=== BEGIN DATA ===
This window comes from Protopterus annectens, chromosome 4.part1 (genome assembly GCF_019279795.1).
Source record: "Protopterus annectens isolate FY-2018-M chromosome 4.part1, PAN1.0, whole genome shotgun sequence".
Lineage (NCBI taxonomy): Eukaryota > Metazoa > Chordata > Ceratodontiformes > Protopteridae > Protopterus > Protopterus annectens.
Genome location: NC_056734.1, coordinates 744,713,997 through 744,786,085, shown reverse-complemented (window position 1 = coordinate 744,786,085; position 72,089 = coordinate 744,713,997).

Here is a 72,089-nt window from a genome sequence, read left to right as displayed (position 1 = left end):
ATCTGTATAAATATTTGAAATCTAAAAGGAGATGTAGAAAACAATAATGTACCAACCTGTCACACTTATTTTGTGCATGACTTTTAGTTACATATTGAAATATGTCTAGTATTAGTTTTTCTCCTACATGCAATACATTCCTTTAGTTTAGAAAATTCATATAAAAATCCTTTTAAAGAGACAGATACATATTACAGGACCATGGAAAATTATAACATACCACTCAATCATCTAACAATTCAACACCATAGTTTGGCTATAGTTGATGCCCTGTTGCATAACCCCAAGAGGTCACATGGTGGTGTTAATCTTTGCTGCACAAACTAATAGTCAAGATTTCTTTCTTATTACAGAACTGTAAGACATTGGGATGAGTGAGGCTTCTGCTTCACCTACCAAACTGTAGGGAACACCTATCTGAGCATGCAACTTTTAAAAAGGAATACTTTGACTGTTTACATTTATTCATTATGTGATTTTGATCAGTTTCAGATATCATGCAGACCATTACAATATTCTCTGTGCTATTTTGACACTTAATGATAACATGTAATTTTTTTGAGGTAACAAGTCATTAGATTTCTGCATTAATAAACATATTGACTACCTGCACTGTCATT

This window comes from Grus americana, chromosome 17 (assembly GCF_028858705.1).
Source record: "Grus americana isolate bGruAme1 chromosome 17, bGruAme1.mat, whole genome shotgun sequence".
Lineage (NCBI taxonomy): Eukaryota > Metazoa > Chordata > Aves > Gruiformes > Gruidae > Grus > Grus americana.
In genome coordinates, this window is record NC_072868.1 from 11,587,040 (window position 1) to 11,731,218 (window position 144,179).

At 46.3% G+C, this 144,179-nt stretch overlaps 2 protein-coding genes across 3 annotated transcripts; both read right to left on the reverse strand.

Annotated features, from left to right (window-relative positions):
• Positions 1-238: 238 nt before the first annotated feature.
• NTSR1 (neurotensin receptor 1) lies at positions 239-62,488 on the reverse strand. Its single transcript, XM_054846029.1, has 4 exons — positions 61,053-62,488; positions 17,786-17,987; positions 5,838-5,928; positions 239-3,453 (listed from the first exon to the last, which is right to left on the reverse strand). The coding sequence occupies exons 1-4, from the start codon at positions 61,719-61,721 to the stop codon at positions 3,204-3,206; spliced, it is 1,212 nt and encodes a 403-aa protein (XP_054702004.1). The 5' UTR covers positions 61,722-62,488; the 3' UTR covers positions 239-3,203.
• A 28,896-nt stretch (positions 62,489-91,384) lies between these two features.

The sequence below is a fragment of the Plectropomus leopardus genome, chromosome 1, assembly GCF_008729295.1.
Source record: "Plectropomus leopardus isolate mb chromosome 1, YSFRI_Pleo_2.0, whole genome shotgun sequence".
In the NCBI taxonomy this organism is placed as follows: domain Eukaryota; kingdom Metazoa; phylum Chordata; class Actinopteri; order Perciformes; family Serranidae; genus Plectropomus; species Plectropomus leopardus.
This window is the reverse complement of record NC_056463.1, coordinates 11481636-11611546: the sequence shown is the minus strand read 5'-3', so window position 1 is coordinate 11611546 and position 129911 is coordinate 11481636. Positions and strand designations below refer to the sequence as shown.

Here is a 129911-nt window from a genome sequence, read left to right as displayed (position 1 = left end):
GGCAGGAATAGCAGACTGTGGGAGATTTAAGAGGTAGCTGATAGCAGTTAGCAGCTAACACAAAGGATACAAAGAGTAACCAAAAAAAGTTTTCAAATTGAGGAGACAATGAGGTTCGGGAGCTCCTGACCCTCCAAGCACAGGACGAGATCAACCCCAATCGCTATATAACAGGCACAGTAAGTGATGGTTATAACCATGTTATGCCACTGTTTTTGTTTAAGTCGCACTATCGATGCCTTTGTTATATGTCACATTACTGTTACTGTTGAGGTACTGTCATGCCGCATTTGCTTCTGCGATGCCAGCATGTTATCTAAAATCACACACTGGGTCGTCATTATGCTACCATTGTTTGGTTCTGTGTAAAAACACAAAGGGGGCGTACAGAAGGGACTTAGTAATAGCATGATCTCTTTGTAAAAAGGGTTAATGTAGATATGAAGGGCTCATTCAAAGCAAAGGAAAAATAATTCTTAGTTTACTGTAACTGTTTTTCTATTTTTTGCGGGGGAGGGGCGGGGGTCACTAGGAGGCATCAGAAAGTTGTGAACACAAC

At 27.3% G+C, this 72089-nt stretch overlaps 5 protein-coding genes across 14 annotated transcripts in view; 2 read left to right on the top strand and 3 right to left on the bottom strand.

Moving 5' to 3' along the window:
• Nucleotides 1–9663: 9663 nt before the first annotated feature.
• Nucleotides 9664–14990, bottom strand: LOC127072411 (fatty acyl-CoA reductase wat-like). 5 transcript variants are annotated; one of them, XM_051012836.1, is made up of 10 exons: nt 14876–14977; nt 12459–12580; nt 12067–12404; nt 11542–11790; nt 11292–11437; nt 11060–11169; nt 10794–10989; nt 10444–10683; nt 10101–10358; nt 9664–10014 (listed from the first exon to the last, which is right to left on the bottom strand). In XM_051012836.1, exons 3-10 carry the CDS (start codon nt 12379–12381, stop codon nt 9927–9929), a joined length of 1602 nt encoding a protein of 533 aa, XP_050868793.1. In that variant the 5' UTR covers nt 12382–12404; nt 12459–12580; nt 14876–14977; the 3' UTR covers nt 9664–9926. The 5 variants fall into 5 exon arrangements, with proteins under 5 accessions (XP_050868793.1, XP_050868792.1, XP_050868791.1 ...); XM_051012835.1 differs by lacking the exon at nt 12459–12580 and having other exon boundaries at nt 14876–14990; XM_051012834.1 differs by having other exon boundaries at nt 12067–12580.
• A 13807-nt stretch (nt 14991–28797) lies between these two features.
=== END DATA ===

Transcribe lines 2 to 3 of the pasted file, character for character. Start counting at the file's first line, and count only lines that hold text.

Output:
Source record: "Protopterus annectens isolate FY-2018-M chromosome 4.part1, PAN1.0, whole genome shotgun sequence".
Lineage (NCBI taxonomy): Eukaryota > Metazoa > Chordata > Ceratodontiformes > Protopteridae > Protopterus > Protopterus annectens.